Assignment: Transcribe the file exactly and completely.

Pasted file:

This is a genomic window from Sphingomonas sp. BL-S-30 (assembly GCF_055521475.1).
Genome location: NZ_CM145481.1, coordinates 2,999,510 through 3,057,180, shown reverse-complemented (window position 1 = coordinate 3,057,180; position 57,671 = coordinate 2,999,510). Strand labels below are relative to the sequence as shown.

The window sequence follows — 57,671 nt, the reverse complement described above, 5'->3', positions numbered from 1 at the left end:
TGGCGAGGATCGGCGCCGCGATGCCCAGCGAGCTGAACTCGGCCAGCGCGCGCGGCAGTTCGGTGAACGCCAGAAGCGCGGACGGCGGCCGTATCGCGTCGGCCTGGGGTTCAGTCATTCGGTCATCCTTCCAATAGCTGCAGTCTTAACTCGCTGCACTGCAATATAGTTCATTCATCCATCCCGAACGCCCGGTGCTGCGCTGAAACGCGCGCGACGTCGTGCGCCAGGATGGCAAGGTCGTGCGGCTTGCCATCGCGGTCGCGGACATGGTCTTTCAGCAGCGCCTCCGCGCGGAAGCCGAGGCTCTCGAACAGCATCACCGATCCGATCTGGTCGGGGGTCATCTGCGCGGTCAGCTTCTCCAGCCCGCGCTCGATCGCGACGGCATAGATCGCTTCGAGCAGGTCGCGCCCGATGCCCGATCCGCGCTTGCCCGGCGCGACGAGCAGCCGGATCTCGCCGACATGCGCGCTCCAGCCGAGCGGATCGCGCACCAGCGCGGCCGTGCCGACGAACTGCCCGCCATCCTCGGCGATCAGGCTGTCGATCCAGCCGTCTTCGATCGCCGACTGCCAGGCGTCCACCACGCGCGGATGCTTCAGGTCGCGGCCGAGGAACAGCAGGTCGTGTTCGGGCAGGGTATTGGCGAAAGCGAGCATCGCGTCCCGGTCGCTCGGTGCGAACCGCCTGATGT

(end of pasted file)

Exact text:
This is a genomic window from Sphingomonas sp. BL-S-30 (assembly GCF_055521475.1).
Genome location: NZ_CM145481.1, coordinates 2,999,510 through 3,057,180, shown reverse-complemented (window position 1 = coordinate 3,057,180; position 57,671 = coordinate 2,999,510). Strand labels below are relative to the sequence as shown.

The window sequence follows — 57,671 nt, the reverse complement described above, 5'->3', positions numbered from 1 at the left end:
TGGCGAGGATCGGCGCCGCGATGCCCAGCGAGCTGAACTCGGCCAGCGCGCGCGGCAGTTCGGTGAACGCCAGAAGCGCGGACGGCGGCCGTATCGCGTCGGCCTGGGGTTCAGTCATTCGGTCATCCTTCCAATAGCTGCAGTCTTAACTCGCTGCACTGCAATATAGTTCATTCATCCATCCCGAACGCCCGGTGCTGCGCTGAAACGCGCGCGACGTCGTGCGCCAGGATGGCAAGGTCGTGCGGCTTGCCATCGCGGTCGCGGACATGGTCTTTCAGCAGCGCCTCCGCGCGGAAGCCGAGGCTCTCGAACAGCATCACCGATCCGATCTGGTCGGGGGTCATCTGCGCGGTCAGCTTCTCCAGCCCGCGCTCGATCGCGACGGCATAGATCGCTTCGAGCAGGTCGCGCCCGATGCCCGATCCGCGCTTGCCCGGCGCGACGAGCAGCCGGATCTCGCCGACATGCGCGCTCCAGCCGAGCGGATCGCGCACCAGCGCGGCCGTGCCGACGAACTGCCCGCCATCCTCGGCGATCAGGCTGTCGATCCAGCCGTCTTCGATCGCCGACTGCCAGGCGTCCACCACGCGCGGATGCTTCAGGTCGCGGCCGAGGAACAGCAGGTCGTGTTCGGGCAGGGTATTGGCGAAAGCGAGCATCGCGTCCCGGTCGCTCGGTGCGAACCGCCTGATGT